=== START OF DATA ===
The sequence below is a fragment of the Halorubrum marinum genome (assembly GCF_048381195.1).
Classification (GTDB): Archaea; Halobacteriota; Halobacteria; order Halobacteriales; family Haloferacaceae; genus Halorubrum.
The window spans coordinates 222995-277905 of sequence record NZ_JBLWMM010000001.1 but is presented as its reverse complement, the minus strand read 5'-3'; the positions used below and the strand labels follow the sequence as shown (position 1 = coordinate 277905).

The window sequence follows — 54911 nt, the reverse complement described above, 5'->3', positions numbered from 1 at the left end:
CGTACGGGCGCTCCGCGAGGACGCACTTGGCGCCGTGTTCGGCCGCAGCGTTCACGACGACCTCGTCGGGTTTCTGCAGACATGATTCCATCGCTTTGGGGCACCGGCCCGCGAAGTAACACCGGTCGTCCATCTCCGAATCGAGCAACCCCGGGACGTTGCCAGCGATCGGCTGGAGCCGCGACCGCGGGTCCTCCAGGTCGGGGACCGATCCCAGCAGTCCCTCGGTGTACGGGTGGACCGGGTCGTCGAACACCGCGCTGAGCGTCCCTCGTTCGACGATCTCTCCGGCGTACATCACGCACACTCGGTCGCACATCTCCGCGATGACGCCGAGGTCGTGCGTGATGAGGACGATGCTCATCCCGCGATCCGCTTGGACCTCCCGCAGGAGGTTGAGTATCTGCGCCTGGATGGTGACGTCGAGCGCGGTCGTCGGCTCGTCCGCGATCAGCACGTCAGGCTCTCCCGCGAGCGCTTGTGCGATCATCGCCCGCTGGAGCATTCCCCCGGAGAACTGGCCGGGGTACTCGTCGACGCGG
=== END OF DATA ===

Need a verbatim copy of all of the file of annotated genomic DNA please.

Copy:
The sequence below is a fragment of the Halorubrum marinum genome (assembly GCF_048381195.1).
Classification (GTDB): Archaea; Halobacteriota; Halobacteria; order Halobacteriales; family Haloferacaceae; genus Halorubrum.
The window spans coordinates 222995-277905 of sequence record NZ_JBLWMM010000001.1 but is presented as its reverse complement, the minus strand read 5'-3'; the positions used below and the strand labels follow the sequence as shown (position 1 = coordinate 277905).

The window sequence follows — 54911 nt, the reverse complement described above, 5'->3', positions numbered from 1 at the left end:
CGTACGGGCGCTCCGCGAGGACGCACTTGGCGCCGTGTTCGGCCGCAGCGTTCACGACGACCTCGTCGGGTTTCTGCAGACATGATTCCATCGCTTTGGGGCACCGGCCCGCGAAGTAACACCGGTCGTCCATCTCCGAATCGAGCAACCCCGGGACGTTGCCAGCGATCGGCTGGAGCCGCGACCGCGGGTCCTCCAGGTCGGGGACCGATCCCAGCAGTCCCTCGGTGTACGGGTGGACCGGGTCGTCGAACACCGCGCTGAGCGTCCCTCGTTCGACGATCTCTCCGGCGTACATCACGCACACTCGGTCGCACATCTCCGCGATGACGCCGAGGTCGTGCGTGATGAGGACGATGCTCATCCCGCGATCCGCTTGGACCTCCCGCAGGAGGTTGAGTATCTGCGCCTGGATGGTGACGTCGAGCGCGGTCGTCGGCTCGTCCGCGATCAGCACGTCAGGCTCTCCCGCGAGCGCTTGTGCGATCATCGCCCGCTGGAGCATTCCCCCGGAGAACTGGCCGGGGTACTCGTCGACGCGG